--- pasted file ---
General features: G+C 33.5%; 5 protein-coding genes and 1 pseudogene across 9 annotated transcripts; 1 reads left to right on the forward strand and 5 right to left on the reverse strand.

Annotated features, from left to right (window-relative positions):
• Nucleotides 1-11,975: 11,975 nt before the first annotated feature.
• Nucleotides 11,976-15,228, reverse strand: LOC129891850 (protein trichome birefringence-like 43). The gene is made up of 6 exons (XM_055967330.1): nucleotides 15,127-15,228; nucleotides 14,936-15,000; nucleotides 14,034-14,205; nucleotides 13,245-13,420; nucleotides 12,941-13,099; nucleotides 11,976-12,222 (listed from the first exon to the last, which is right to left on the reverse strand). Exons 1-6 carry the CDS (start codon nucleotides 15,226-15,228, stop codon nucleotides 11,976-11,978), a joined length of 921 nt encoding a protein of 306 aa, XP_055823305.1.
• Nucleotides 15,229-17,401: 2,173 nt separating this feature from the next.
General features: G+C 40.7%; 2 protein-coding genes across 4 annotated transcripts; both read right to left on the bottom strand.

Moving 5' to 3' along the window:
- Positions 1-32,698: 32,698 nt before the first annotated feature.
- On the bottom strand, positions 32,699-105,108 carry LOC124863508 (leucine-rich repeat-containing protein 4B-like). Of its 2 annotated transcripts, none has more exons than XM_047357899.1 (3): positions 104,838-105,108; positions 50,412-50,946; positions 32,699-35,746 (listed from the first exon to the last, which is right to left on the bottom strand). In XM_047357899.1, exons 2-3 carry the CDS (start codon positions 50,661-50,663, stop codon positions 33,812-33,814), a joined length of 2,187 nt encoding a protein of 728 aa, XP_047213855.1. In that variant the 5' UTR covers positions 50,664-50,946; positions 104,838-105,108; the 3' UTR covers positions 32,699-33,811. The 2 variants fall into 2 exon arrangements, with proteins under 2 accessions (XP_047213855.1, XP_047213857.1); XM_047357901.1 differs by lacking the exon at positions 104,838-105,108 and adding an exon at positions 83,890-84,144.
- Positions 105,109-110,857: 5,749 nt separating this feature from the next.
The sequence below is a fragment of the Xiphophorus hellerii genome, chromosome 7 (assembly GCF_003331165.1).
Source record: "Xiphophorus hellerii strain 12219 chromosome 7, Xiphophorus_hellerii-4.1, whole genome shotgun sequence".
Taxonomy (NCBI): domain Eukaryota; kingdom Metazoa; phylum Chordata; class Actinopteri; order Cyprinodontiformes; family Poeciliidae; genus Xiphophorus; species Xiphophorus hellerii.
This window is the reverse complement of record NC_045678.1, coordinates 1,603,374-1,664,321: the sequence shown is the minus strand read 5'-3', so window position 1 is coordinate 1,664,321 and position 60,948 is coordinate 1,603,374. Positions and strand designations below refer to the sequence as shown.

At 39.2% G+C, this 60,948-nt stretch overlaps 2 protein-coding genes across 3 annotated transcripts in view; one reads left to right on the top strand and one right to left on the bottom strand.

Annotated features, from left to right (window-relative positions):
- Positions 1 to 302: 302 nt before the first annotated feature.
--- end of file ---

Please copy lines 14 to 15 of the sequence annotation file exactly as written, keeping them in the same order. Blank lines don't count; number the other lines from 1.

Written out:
This window is the reverse complement of record NC_045678.1, coordinates 1,603,374-1,664,321: the sequence shown is the minus strand read 5'-3', so window position 1 is coordinate 1,664,321 and position 60,948 is coordinate 1,603,374. Positions and strand designations below refer to the sequence as shown.

At 39.2% G+C, this 60,948-nt stretch overlaps 2 protein-coding genes across 3 annotated transcripts in view; one reads left to right on the top strand and one right to left on the bottom strand.